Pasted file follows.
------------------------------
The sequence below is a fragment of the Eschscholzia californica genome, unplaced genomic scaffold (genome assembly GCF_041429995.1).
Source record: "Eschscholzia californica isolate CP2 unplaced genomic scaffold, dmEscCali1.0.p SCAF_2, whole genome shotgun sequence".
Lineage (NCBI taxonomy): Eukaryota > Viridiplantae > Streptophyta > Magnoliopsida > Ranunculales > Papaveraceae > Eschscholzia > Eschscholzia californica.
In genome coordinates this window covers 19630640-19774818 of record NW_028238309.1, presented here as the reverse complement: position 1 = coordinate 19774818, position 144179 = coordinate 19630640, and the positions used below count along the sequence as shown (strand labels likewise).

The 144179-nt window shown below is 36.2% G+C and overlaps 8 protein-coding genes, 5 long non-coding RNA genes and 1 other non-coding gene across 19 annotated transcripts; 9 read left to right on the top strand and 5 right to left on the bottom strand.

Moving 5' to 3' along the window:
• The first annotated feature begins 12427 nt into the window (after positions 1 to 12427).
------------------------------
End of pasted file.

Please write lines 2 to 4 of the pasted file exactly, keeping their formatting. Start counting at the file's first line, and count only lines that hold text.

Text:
Source record: "Eschscholzia californica isolate CP2 unplaced genomic scaffold, dmEscCali1.0.p SCAF_2, whole genome shotgun sequence".
Lineage (NCBI taxonomy): Eukaryota > Viridiplantae > Streptophyta > Magnoliopsida > Ranunculales > Papaveraceae > Eschscholzia > Eschscholzia californica.
In genome coordinates this window covers 19630640-19774818 of record NW_028238309.1, presented here as the reverse complement: position 1 = coordinate 19774818, position 144179 = coordinate 19630640, and the positions used below count along the sequence as shown (strand labels likewise).